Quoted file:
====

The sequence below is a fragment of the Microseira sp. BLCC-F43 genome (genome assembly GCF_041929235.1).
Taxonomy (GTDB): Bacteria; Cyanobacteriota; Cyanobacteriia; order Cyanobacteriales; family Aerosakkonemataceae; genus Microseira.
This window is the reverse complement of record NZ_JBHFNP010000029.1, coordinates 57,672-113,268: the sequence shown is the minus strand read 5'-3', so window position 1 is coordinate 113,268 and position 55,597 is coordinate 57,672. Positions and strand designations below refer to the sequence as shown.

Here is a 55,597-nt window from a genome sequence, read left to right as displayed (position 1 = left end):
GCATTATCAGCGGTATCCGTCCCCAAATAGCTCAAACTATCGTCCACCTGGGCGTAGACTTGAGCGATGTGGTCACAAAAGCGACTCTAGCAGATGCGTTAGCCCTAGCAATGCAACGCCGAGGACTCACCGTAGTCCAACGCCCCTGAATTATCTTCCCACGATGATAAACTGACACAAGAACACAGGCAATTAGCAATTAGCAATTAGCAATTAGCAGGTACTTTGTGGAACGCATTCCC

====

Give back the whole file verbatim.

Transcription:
The sequence below is a fragment of the Microseira sp. BLCC-F43 genome (genome assembly GCF_041929235.1).
Taxonomy (GTDB): Bacteria; Cyanobacteriota; Cyanobacteriia; order Cyanobacteriales; family Aerosakkonemataceae; genus Microseira.
This window is the reverse complement of record NZ_JBHFNP010000029.1, coordinates 57,672-113,268: the sequence shown is the minus strand read 5'-3', so window position 1 is coordinate 113,268 and position 55,597 is coordinate 57,672. Positions and strand designations below refer to the sequence as shown.

Here is a 55,597-nt window from a genome sequence, read left to right as displayed (position 1 = left end):
GCATTATCAGCGGTATCCGTCCCCAAATAGCTCAAACTATCGTCCACCTGGGCGTAGACTTGAGCGATGTGGTCACAAAAGCGACTCTAGCAGATGCGTTAGCCCTAGCAATGCAACGCCGAGGACTCACCGTAGTCCAACGCCCCTGAATTATCTTCCCACGATGATAAACTGACACAAGAACACAGGCAATTAGCAATTAGCAATTAGCAATTAGCAGGTACTTTGTGGAACGCATTCCC